What are Rocket Greens?

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Rocket greens, also known as arugula, rocket, roquette, and by many other names are a type of green that became wildly popular in the 1990s in the United States, especially in cuisines like California cuisine. Prior to that, they were known throughout Europe and were especially popular in France and Italy. We get the name rocket greens from the French roquette. The spicy taste of the greens may be in part due to the fact that they are relatives of watercress and radish greens.

These greens have a distinctive long-leafed shape, similar to the leaves on dandelions, and can measure between 3-8 inches (7.62-20.32 cm) in length. Usually younger and shorter greens are milder in taste and are most desirable when you want to serve them raw. Rocket greens also have a distinct taste, a peppery taste, with some bitterness and a slight hint of sesame or peanut. If you’re looking to minimize bitterness, look for the smallest leaf lengths and youngest leaves. Older leaves do have a tendency to taste more bitter and spicy.


Though rocket greens are native to the Mediterranean they can grow well in the US, especially in more temperate climates. Since they can be sold by so many different names, look for their scientific name, Eruca vesicaria sativa to leave no doubt you’re getting the right type. If you’re planting at home, you’ll want to harvest leaves just before you use them. If you purchase rocket greens at a grocery store, try to purchase them no more than a day or two before you plan to use them because they typically do not keep well, even when refrigerated.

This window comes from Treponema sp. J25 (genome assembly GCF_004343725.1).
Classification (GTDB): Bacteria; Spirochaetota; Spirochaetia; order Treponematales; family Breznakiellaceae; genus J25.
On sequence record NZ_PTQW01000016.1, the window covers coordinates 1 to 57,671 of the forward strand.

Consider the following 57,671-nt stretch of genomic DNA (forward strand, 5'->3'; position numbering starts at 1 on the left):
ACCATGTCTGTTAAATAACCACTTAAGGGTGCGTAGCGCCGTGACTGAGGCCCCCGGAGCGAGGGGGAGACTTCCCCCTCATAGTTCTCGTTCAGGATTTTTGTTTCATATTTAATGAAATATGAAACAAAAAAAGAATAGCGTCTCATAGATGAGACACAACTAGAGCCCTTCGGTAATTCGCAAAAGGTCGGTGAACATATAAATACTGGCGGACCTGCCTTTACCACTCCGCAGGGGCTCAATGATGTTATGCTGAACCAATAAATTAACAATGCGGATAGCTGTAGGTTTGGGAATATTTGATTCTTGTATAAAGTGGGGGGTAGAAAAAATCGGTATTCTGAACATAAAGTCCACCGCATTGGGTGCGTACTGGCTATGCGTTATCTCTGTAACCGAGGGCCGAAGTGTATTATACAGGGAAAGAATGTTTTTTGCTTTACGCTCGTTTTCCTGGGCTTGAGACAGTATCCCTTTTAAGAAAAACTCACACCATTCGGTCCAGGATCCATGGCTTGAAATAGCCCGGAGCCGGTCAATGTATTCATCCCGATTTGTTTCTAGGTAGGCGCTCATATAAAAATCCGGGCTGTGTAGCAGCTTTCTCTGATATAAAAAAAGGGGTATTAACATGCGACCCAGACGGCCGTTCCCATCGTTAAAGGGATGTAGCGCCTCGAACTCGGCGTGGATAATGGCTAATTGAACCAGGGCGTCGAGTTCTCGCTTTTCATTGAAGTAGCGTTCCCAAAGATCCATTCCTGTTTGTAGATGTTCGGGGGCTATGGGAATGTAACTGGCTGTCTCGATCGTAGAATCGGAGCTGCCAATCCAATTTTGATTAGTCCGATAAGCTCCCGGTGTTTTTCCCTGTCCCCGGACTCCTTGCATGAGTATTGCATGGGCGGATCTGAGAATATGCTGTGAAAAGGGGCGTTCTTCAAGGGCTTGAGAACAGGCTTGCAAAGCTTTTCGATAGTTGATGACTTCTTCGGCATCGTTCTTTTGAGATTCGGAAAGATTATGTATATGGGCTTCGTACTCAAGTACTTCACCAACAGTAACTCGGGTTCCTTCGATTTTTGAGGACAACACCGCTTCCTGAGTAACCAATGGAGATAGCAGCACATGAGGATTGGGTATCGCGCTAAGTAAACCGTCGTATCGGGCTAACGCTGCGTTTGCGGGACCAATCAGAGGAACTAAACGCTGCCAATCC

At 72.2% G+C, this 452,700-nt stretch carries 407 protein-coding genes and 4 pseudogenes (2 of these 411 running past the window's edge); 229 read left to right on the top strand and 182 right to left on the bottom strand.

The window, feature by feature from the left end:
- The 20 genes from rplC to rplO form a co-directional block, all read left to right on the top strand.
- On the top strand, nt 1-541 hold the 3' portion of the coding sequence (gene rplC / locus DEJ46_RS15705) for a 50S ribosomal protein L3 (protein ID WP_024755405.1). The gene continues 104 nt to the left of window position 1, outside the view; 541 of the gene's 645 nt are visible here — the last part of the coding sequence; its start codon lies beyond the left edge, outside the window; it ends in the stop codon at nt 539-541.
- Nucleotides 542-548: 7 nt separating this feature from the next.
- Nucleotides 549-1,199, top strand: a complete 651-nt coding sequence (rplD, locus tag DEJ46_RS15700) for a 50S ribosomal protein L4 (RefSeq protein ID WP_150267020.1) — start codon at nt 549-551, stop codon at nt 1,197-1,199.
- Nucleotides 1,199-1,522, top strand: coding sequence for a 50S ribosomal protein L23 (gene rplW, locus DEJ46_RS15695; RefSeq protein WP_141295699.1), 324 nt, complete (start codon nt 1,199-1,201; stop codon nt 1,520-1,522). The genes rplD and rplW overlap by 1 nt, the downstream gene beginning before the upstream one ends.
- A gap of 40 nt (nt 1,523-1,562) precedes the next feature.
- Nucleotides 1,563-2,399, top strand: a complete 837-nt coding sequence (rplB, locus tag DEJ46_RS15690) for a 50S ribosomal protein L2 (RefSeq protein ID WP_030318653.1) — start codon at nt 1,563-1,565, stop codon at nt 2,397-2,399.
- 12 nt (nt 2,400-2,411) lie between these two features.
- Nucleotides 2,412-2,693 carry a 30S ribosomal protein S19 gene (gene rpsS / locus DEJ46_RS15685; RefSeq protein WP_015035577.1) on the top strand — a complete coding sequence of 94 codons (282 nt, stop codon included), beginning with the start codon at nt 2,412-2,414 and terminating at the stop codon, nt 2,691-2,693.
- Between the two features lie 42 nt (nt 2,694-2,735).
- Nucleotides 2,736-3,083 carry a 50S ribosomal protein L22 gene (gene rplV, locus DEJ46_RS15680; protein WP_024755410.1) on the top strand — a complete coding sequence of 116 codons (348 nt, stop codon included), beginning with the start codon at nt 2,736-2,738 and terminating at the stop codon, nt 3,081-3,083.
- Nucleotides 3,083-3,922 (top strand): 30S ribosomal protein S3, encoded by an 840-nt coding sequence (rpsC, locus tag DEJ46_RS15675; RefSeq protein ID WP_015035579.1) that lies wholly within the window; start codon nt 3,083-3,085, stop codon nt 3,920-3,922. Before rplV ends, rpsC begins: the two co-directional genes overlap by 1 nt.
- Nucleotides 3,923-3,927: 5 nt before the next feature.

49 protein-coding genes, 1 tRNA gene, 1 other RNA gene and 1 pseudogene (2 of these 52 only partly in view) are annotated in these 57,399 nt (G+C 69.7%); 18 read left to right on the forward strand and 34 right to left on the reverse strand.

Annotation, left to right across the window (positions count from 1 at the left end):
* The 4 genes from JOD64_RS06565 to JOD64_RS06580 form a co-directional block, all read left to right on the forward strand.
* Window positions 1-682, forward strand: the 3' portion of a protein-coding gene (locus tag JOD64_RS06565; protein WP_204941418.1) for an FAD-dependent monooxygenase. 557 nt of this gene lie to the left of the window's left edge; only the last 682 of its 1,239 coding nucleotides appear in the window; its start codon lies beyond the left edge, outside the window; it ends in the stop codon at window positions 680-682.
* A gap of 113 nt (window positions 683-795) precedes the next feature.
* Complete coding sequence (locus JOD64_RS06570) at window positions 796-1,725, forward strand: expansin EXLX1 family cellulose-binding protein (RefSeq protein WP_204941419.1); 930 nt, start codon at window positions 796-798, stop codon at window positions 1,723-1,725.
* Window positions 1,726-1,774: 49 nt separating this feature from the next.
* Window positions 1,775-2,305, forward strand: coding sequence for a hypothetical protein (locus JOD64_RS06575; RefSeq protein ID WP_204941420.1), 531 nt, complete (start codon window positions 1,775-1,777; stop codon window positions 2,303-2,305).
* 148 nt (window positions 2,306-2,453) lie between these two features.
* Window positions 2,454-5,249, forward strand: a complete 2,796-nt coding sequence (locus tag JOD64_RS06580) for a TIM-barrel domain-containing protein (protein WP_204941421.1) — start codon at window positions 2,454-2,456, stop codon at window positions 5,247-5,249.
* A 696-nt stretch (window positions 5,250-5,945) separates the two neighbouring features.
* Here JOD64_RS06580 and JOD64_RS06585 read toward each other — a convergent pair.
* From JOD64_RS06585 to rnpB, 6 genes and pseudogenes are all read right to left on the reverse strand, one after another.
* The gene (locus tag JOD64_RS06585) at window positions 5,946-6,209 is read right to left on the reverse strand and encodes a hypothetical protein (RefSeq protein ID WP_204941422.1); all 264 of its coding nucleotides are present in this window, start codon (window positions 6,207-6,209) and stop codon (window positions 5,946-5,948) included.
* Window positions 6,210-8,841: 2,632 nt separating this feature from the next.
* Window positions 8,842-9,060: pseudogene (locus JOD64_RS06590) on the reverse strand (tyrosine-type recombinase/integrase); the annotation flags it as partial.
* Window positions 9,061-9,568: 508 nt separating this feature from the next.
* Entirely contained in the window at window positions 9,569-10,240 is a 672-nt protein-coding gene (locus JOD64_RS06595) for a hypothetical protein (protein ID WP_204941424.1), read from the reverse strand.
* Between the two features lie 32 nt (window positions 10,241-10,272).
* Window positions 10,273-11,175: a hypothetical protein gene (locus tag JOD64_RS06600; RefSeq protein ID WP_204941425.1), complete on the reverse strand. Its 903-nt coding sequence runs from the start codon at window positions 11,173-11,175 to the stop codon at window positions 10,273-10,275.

You can add rocket greens to salads of all types, or spice up sandwiches by adding a leaf or two. They make an excellent addition to grilled sandwiches like panini, where slight cooking allows them to impart extra flavor. They’re also wonderful in pasta dishes or they can be added during the last few minutes of cooking to soups or stews for extra flavor. With healthy values of vitamins A and C, they boost nutritional content of meals, add plenty of extra spiciness and texture, and have negligible calorie content.

One use of rocket greens that you might think would provide too great a contrast is in salads that have pieces of fruit like mandarin or blood oranges. Actually, the pairing of sweet citrus and spicy green works remarkably well. Consider topping such salads with light vinaigrettes (rice wine vinegar provides a nice clean taste).

You can purchase rocket greens year round, though they may be most available in summer months. If you’re having trouble finding them at local grocery stores, check farmer’s markets or natural foods stores like Whole Foods®. Stores that tend to carry more upscale foods will very often have a good supply of these greens.


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Post 3

I've heard that if you want to learn to like something, you have to try it at least three times. I did that with fresh cilantro, because I wanted to make some Mexican and some Asian foods. I bought a fresh bunch/bundle. The first time I tasted it on its own, it tasted soapy. By the third time, I loved it. I now add it to many dishes.

Post 2

Spicy greens for most people are something you either like right away or don't like at all. I don't know if you would acquire a taste for them or not.

I really like slightly spicy salads with lettuce and fresh garden vegetables. It can be a little over powering if you use too much, so I will usually mix it in with other salad greens so it blends nicely. There are so many different types of lettuce out there, that I enjoy mixing many different kinds together.

Post 1

I had my first experience with spicy salad greens when I planted my garden last year, and didn't even realize it. I bought a package a seed that was a lettuce mix, and did not realize it was a spicy variety. I can see how it would be OK in small portions, but I did not care for it very much. It never thought of lettuce as being spicy, and made sure I did not plant the same thing this year.

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